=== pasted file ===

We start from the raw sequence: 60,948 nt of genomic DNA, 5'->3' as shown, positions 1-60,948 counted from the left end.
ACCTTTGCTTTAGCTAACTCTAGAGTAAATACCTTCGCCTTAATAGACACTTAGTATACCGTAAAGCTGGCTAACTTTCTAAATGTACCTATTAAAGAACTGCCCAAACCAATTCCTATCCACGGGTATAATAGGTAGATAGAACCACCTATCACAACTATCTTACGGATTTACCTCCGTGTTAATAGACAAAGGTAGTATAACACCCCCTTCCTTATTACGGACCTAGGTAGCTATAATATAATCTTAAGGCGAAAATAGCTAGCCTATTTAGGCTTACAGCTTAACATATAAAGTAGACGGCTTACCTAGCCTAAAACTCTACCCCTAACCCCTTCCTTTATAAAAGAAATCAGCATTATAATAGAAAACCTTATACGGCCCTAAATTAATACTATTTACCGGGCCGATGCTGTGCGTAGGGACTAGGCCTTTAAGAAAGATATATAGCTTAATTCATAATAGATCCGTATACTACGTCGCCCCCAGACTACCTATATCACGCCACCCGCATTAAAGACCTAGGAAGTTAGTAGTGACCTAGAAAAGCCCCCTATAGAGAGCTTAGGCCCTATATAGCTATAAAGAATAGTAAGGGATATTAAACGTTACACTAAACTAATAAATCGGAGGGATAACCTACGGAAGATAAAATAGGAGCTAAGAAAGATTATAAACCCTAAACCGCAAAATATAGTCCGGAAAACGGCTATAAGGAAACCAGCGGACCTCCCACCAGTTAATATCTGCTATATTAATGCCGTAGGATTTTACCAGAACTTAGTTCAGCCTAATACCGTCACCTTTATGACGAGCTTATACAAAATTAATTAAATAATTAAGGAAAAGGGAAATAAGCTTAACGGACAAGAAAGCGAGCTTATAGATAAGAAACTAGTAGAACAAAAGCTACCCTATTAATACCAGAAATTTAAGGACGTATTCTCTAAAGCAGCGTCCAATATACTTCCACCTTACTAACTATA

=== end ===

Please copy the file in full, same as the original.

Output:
We start from the raw sequence: 60,948 nt of genomic DNA, 5'->3' as shown, positions 1-60,948 counted from the left end.
ACCTTTGCTTTAGCTAACTCTAGAGTAAATACCTTCGCCTTAATAGACACTTAGTATACCGTAAAGCTGGCTAACTTTCTAAATGTACCTATTAAAGAACTGCCCAAACCAATTCCTATCCACGGGTATAATAGGTAGATAGAACCACCTATCACAACTATCTTACGGATTTACCTCCGTGTTAATAGACAAAGGTAGTATAACACCCCCTTCCTTATTACGGACCTAGGTAGCTATAATATAATCTTAAGGCGAAAATAGCTAGCCTATTTAGGCTTACAGCTTAACATATAAAGTAGACGGCTTACCTAGCCTAAAACTCTACCCCTAACCCCTTCCTTTATAAAAGAAATCAGCATTATAATAGAAAACCTTATACGGCCCTAAATTAATACTATTTACCGGGCCGATGCTGTGCGTAGGGACTAGGCCTTTAAGAAAGATATATAGCTTAATTCATAATAGATCCGTATACTACGTCGCCCCCAGACTACCTATATCACGCCACCCGCATTAAAGACCTAGGAAGTTAGTAGTGACCTAGAAAAGCCCCCTATAGAGAGCTTAGGCCCTATATAGCTATAAAGAATAGTAAGGGATATTAAACGTTACACTAAACTAATAAATCGGAGGGATAACCTACGGAAGATAAAATAGGAGCTAAGAAAGATTATAAACCCTAAACCGCAAAATATAGTCCGGAAAACGGCTATAAGGAAACCAGCGGACCTCCCACCAGTTAATATCTGCTATATTAATGCCGTAGGATTTTACCAGAACTTAGTTCAGCCTAATACCGTCACCTTTATGACGAGCTTATACAAAATTAATTAAATAATTAAGGAAAAGGGAAATAAGCTTAACGGACAAGAAAGCGAGCTTATAGATAAGAAACTAGTAGAACAAAAGCTACCCTATTAATACCAGAAATTTAAGGACGTATTCTCTAAAGCAGCGTCCAATATACTTCCACCTTACTAACTATA